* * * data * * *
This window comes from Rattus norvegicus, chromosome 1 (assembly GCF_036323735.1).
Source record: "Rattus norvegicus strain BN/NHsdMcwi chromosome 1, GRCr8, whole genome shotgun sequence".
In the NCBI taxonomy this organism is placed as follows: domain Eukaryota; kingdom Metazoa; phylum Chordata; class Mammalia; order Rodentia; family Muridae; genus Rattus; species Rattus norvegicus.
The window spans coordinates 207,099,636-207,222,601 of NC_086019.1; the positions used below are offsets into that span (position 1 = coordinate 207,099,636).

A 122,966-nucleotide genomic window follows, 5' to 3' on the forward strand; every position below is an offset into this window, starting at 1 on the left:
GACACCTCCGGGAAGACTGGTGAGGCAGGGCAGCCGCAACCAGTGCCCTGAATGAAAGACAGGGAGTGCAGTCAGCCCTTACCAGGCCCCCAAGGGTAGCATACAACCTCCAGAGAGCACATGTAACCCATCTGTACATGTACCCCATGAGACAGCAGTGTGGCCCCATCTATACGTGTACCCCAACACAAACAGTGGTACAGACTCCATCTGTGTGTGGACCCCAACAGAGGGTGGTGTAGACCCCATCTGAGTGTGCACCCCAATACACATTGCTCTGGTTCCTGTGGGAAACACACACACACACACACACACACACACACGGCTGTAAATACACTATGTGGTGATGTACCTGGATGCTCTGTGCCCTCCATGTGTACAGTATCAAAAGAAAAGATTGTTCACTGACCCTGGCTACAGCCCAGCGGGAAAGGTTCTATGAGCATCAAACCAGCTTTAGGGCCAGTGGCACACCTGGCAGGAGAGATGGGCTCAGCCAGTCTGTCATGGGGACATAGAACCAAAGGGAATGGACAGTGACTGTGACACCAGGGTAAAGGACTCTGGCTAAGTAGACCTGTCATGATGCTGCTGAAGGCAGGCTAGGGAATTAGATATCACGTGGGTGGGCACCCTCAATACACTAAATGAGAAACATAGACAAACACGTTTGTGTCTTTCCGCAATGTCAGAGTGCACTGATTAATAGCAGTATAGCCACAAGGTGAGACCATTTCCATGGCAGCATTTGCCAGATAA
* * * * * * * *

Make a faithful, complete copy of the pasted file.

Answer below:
This window comes from Rattus norvegicus, chromosome 1 (assembly GCF_036323735.1).
Source record: "Rattus norvegicus strain BN/NHsdMcwi chromosome 1, GRCr8, whole genome shotgun sequence".
In the NCBI taxonomy this organism is placed as follows: domain Eukaryota; kingdom Metazoa; phylum Chordata; class Mammalia; order Rodentia; family Muridae; genus Rattus; species Rattus norvegicus.
The window spans coordinates 207,099,636-207,222,601 of NC_086019.1; the positions used below are offsets into that span (position 1 = coordinate 207,099,636).

A 122,966-nucleotide genomic window follows, 5' to 3' on the forward strand; every position below is an offset into this window, starting at 1 on the left:
GACACCTCCGGGAAGACTGGTGAGGCAGGGCAGCCGCAACCAGTGCCCTGAATGAAAGACAGGGAGTGCAGTCAGCCCTTACCAGGCCCCCAAGGGTAGCATACAACCTCCAGAGAGCACATGTAACCCATCTGTACATGTACCCCATGAGACAGCAGTGTGGCCCCATCTATACGTGTACCCCAACACAAACAGTGGTACAGACTCCATCTGTGTGTGGACCCCAACAGAGGGTGGTGTAGACCCCATCTGAGTGTGCACCCCAATACACATTGCTCTGGTTCCTGTGGGAAACACACACACACACACACACACACACACACGGCTGTAAATACACTATGTGGTGATGTACCTGGATGCTCTGTGCCCTCCATGTGTACAGTATCAAAAGAAAAGATTGTTCACTGACCCTGGCTACAGCCCAGCGGGAAAGGTTCTATGAGCATCAAACCAGCTTTAGGGCCAGTGGCACACCTGGCAGGAGAGATGGGCTCAGCCAGTCTGTCATGGGGACATAGAACCAAAGGGAATGGACAGTGACTGTGACACCAGGGTAAAGGACTCTGGCTAAGTAGACCTGTCATGATGCTGCTGAAGGCAGGCTAGGGAATTAGATATCACGTGGGTGGGCACCCTCAATACACTAAATGAGAAACATAGACAAACACGTTTGTGTCTTTCCGCAATGTCAGAGTGCACTGATTAATAGCAGTATAGCCACAAGGTGAGACCATTTCCATGGCAGCATTTGCCAGATAA